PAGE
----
Man dismissed from union for defending worker rights vows to continue struggle in Turkey

After two years as the Gaziantep representative for textile workers in the Confederation of Progressive Trade Unions of Turkey, Mehmet Türkmen says he was dismissed from his union for standing up on behalf of workers.

Cengiz Anıl Bölükbaş / DUVAR

Mehmet Türkmen, the former Gaziantep representative for textile workers in the Confederation of Progressive Trade Unions of Turkey (DİSK) who was fired from the union for “incompatibility” with union views, has vowed to continue his struggle for the workers. 

According to Türkmen, he was dismissed as representative of DİSK/Tekstil on Nov. 11 with no warning. An announcement went out to the employees at Uğur Tekstil, where he was organizing, and notice was given to the local governorship and insurance providers. After two years of service, in which he attracted over 1,000 new members to the union, he said this was disrespectful. 

“Shame on you,” he wrote to the union on social media. 

Türkmen said that though he was disappointed by the abrupt dismissal, he was not surprised. He said he had long had a difference of opinion with union management.

“When I think about what happened before, I was not very surprised. This is nothing new. Ever since I started working in this union, there was been a difference between myself and the union chairman and headquarters over our understanding of the union,” he said.

He said this difference of opinion was evident from the moment he started working at DİSK/Tekstil. Headquarters wanted a top-down approach, where they would be assigned tasks and Türkmen, as a regional representative, would carry them out. Türkmen says he never agreed to this, though. Union management always knew that he planned to advocate independently on behalf of the workers. 

“I said from the very beginning that I would act based on the will of the workers. From the beginning, I said that I would not accept any intervention from above […] The union president said that I would have all authority and that there will be no intervention. That's why I accepted the job,” he said. 

This difference of opinion, Türkmen said, came to a head with his organizing at Uğur Tekstil, a textile company in Turkey’s southeast. After workers went on strike, Türkmen and other employees learned that DİSK/Tekstil was negotiating a settlement directly with the owners of the textile plant, without the input of workers. Türkmen opposed this and advocated for the necessary involvement of workers in any final agreement.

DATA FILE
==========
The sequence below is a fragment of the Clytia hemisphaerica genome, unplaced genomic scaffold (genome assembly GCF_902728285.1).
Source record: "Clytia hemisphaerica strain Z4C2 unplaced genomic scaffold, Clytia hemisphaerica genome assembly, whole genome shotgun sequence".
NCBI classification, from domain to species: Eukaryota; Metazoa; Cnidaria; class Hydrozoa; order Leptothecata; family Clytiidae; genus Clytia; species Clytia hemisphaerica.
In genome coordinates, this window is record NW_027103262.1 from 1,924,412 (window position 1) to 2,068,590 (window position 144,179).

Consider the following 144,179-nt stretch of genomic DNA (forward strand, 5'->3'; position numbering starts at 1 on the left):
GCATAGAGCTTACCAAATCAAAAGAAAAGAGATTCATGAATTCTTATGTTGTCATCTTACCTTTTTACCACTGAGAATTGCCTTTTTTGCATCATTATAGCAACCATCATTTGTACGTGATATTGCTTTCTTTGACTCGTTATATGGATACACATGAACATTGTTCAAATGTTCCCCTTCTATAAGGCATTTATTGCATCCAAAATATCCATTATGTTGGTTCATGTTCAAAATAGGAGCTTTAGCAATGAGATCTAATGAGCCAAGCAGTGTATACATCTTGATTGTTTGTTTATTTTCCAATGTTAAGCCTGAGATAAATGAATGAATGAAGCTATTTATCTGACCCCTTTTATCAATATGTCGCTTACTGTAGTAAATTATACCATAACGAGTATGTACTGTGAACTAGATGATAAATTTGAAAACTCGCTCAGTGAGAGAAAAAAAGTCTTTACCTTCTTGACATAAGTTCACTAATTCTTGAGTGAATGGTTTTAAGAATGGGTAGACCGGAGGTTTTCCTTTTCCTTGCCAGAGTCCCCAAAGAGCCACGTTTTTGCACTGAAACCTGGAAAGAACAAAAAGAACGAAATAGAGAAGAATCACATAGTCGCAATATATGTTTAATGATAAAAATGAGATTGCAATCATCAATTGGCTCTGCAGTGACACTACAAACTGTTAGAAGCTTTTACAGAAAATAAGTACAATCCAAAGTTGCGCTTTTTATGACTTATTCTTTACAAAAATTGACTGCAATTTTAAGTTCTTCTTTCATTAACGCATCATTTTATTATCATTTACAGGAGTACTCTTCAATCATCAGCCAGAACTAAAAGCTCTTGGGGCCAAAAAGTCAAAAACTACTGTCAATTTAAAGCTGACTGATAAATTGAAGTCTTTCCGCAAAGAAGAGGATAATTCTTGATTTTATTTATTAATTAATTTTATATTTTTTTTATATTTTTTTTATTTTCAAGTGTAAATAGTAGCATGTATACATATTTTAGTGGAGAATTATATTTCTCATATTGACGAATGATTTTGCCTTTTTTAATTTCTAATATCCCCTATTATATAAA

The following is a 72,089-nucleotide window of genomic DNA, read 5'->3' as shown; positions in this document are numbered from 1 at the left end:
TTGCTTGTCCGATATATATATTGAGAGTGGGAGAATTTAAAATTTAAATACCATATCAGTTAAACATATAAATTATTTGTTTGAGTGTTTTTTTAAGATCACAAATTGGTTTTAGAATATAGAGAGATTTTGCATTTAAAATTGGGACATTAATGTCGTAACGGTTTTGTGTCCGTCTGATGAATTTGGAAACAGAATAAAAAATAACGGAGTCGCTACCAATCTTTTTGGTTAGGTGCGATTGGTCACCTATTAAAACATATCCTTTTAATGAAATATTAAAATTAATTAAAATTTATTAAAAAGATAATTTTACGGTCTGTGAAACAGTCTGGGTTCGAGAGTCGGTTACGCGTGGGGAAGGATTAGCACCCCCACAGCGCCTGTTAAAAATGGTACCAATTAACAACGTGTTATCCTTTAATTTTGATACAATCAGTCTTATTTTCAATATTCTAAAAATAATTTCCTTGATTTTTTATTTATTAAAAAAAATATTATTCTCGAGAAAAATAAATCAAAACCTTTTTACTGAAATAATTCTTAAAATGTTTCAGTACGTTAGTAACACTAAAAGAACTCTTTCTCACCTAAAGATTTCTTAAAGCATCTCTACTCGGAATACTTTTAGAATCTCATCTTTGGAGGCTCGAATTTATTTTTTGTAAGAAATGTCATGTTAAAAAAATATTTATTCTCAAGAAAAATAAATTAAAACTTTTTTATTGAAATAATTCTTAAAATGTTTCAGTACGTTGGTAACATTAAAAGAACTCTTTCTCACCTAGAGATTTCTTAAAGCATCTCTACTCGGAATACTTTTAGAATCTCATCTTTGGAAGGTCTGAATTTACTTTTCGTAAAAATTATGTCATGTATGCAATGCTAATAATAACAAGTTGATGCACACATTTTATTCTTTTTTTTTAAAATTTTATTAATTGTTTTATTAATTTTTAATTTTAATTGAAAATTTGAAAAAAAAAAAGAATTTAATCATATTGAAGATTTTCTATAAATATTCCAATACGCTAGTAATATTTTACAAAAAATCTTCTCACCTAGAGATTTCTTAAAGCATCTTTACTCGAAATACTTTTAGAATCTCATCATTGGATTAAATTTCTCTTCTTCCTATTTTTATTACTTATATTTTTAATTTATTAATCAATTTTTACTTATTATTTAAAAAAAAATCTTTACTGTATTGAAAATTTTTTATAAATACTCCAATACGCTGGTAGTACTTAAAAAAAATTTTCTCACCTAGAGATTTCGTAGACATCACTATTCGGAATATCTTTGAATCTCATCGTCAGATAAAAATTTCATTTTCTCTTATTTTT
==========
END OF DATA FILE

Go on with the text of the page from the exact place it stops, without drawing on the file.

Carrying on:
Apparently, this led the factory owner, Hayri Uğur, to seek Türkmen’s dismissal. Türkmen later learned that Kazım Doğan, the chairman of the union, agreed that if the factory agreed to the settlement he would ensure Türkmen was not present at meetings. 

“While there was no change made regarding my duty, the [union] vice chairman started to meet with workers in Urfa without my knowledge,” Türkmen said, “[…] Unfortunately, this is the way the chairman of this union manages it.”

Immediately after Türkmen was dismissed, several organizing employees from Uğur Tekstil were also fired. 

“I think it is not a coincidence that what happened at Uğur Tekstil happened after my dismissal,” he said.

He says that when he was dismissed, because he worked closely with many of the employees, some people working at the factory complained about his firing. In a meeting with DİSK/Tekstil Deputy Chairman Mehmet Ali Başak, factory employees asked for an explanation.

“All the workers think that the chairman made an agreement with the factory boss and fired me. I think so too,” Türkmen said. 

Başak was unable to convince the workers that Türkmen’s firing was legitimate and they began to get agitated. He called gendarmerie - local security forces - to break up the meeting, after which several employees were filed. Türkmen holds the union responsible for complicity in the maltreatment of the workers. 

“I can't say that all the managers at the union center were involved in this process, but unfortunately, although they were aware of the situation, they remained silent. I think they are complicit in this crime,” he said. 

'No compromise on class solidarity'

He also holds local law enforcement officials and government officials for supporting the crushing of worker organizations. 

“Unfortunately, we saw law enforcement and state forces standing in front of us during all of these struggles. They saw all of the crimes of the bosses, but they still stood against the struggle of the workers,” he said.

Going forward, workers will continue to organize and will work towards a union independent of DİSK/Tekstil. The most important thing, Türkmen said, is that any negotiations, strikes, or organizing be driven by the desires of workers, not of factory owners or union bosses.

Türkmen says he will stand by the workers no matter what. He will take the issue to the International Labor Organization if necessary; he will do whatever it takes to further the interest of workers.

“No matter what happens, we will not compromise on class solidarity and unionization, decided and led by workers,” Türkmen said, “Let no one doubt that.”